Stage lampoon full of chilling relevancy. Only `baddies' populate this slice of financial life. The world of high finance becomes the stuff of high drama in `Wall Street' (left), a hard-hitting film from `Platoon' director Oliver Stone, and in `Serious Money,' Caryl Churchill's savagely satirical stage import from London.

Serious Money Play by Caryl Churchill. Directed by Max Stafford-Clark. Wall Street's Oct. 19 plunge has lent a chilling new relevancy to ``Serious Money,'' the blistering satire on high finance and gutter ethics at the Public/Newman Theater. Caryl Churchill's free-verse free-for-all combines Swiftian savage indignation with contemporary bawdiness.

The exceptionally researched expos'e staged by Max Stafford-Clark has come to New York in a continuation of the Public Theater-Royal Court exchange.

``Serious Money'' begins with a snippet from Thomas Shadwell's 17th-century comedy ``The Stockjobbers'' and then proceeds to parody its 20th-century counterparts. The sardonic entertainment, with its occasional songs, reflects various other influences, including Joan Littlewood's ``Oh, What a Lovely War!''

But whatever its factual references, the Churchill lampoon is a self-contained stage extravaganza with its own story lines, political bias, and larger-than-life carica-tures.

To the extent that they can be followed, the interwining plots concern the transatlantic shenanigans surrounding a ruthless corporate takeover and the murder of a central player in the lethal game.

There are no good guys or gals among the characters portrayed by the versatile principals of ``Serious Money,'' all of whom play multiple roles. Only baddies populate the hectic trading floor of LIFFE (London International Financial Futures Exchange) and the other purlieus of profiteering. For example, LIFFE dealer Scilla Todd (Joanne Pearce) seeks to discover how her brother Jake (Scott Cherry) died, only because she thinks he may have cheated her. Duckett (Allan Corduner), whose company is the object of the takeover, proclaims his prudent corporate management, including personnel layoffs.

Old-school-tie Greville Todd (Mr. Corduner), Scilla and Jake's father, merely rues the rude invasion by lesser breeds of his once privileged and protected world.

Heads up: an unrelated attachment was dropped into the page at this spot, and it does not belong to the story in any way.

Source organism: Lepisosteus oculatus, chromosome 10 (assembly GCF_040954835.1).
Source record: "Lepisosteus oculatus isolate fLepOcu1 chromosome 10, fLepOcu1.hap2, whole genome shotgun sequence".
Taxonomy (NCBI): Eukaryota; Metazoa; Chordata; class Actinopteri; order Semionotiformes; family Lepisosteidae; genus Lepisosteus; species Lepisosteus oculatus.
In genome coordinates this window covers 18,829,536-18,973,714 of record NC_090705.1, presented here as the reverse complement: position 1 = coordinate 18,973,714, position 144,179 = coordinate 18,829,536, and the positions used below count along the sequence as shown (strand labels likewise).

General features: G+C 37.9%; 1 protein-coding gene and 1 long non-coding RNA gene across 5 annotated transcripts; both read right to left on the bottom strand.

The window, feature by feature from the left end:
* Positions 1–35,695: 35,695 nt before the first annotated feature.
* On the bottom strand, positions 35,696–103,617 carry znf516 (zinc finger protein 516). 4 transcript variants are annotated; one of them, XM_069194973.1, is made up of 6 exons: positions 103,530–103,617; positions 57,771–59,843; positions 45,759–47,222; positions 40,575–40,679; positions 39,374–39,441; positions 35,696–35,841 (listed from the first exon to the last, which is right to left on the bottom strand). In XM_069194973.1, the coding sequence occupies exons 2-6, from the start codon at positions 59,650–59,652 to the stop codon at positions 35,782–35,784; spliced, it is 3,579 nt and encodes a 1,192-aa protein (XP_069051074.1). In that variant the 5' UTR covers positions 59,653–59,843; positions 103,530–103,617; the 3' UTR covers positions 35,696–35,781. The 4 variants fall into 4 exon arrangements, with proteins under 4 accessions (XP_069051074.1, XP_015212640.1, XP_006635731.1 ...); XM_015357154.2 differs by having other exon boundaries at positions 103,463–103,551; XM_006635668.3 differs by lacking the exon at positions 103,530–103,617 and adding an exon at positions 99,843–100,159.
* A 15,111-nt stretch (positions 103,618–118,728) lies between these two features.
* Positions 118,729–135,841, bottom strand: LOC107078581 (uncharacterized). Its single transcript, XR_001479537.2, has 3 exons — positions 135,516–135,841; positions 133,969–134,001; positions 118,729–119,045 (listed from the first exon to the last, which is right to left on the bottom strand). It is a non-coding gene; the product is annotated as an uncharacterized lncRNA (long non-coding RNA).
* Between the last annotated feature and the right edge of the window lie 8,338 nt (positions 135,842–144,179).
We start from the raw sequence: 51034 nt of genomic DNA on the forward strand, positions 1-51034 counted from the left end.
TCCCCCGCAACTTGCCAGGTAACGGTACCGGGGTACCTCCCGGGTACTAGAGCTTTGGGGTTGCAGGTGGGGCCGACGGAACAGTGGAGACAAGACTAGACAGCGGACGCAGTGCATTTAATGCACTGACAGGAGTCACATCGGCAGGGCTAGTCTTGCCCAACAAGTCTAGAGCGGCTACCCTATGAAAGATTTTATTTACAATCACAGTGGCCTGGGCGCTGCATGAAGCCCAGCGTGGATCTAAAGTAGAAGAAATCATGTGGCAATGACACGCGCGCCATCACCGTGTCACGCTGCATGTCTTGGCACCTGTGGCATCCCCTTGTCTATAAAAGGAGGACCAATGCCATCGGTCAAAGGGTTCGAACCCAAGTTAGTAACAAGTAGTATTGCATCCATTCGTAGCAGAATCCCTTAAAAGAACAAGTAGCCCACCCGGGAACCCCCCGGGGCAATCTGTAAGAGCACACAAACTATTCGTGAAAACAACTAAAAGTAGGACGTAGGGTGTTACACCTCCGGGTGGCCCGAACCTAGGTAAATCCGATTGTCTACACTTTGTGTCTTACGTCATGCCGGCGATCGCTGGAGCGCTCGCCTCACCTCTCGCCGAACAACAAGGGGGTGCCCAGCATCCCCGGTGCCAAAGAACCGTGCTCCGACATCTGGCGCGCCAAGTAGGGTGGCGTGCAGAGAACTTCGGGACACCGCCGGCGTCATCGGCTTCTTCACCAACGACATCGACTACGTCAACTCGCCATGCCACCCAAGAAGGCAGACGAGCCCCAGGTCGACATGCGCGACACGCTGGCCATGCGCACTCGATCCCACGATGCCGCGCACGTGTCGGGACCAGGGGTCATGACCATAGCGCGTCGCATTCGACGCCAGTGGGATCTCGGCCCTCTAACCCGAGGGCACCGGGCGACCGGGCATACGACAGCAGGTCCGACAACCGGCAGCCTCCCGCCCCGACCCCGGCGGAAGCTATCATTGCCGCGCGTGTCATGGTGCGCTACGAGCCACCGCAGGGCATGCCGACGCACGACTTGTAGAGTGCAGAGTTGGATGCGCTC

Characters like uncouth corporate raider Billy Corman (Daniel Webb), American arbitrageur Marylou Baines (Linda Bassett), Ghanaian importer Nigel Ajibala (Burt Cae-sar), American banker ``Zack'' Zackerman (Paul Moriarty), and Peruvian businesswoman Jacinta Condor (Meera Syal) are merely typical wolves in wolf's clothing. Greed is their common bond, acquisitiveness their driving force, and Ivan Boesky their beau ideal.

At its most manic, which is fairly often, ``Serious Money'' operates with a self-generating energy worthy of the ``Big Bang,'' the government deregulation of the London stock market which sets everything in motion. The setting (replete with busy-busy phone banks and nervous computer screens) and costumes were designed by Peter Hartwell, with lighting by Rick Fisher.

Music and lyrics for the occasional choruses were written by Ian Dury, Micky Gallagher, and Chas Jankel.

While Miss Churchill's raunchy depiction of the world of arbitrageurs and white knights may prove beyond the comprehension and/or taste of some playgoers, its slice of financial life has earned the seal of audience approval in London.

It has been the biggest hit in Royal Court Theatre history, has moved to the West End, and has proved particularly popular with the financial community, whose world it mercilessly lampoons.

``Serious Money'' begins previews at Broadway's Royale Theatre Jan. 18 with an American cast for an official opening sometime in February.

Real Estate Play by Louise Page. Directed by Brian Murray. Starring Sada Thompson, Roberta Maxwell, Charles Cioffi, Lewis Arlt.

A prodigal daughter returns home after a 20-year absence and gradually subverts the domestic tranquillity achieved by her mother and stepfather in Louise Page's ``Real Estate,'' at the Theatre at Saint Peter's Church.

Strong-willed Jenny (Roberta Maxwell) disappeared as a teen-ager after a disciplinary incident and has resolutely avoided any family contact throughout the long interval.

A wanted but out-of-wedlock pregnancy brings the young woman back to the security of the little house on the outskirts of London from which her mother, Gwen (Sada Thompson), operates a modest real estate agency. The resulting complexities also involve Dick (Charles Cioffi), Gwen's second husband, and Eric (Lewis Arlt), the father-to-be of Jenny's child. Although he has been divorced and would like to marry Jenny, Eric must also deal with the resentments of the 10-year-old daughter, to whom he is devoted.

Jenny's sudden reentry into the lives of her mother and stepfather provides the central dilemma of ``Real Estate.'' Having found her way home to a comforting security, she is soon staking a claim to partnership in Gwen's real estate business.

Miss Page solves the conflict with an unhappy ending that is both ironic and contrived.

Many of the pleasures of ``Real Estate'' derive from its delicate attention to incidental details: Dick and Eric's forays into cookery; the brief but alarming escape of the offstage family dog from its confines; the subtext of unspoken thoughts behind spoken words; the use of familiar props, from family photographs to teddy bears. Page prepares for showdowns by keeping her characters on emotional tenterhooks.

Carefully guided by director Brian Murray, the well-attuned cast works its way with assurance through the author's carefully arranged emotional thickets.

Desmond Heeley's setting as lighted by John Michael Deegan creates a shadowy perspective beyond the bright confines of Gwen's pleasant little house.

Muriel Stockdale designed the contemporary costumes.

John Beaufort covers New York theater for the Monitor.

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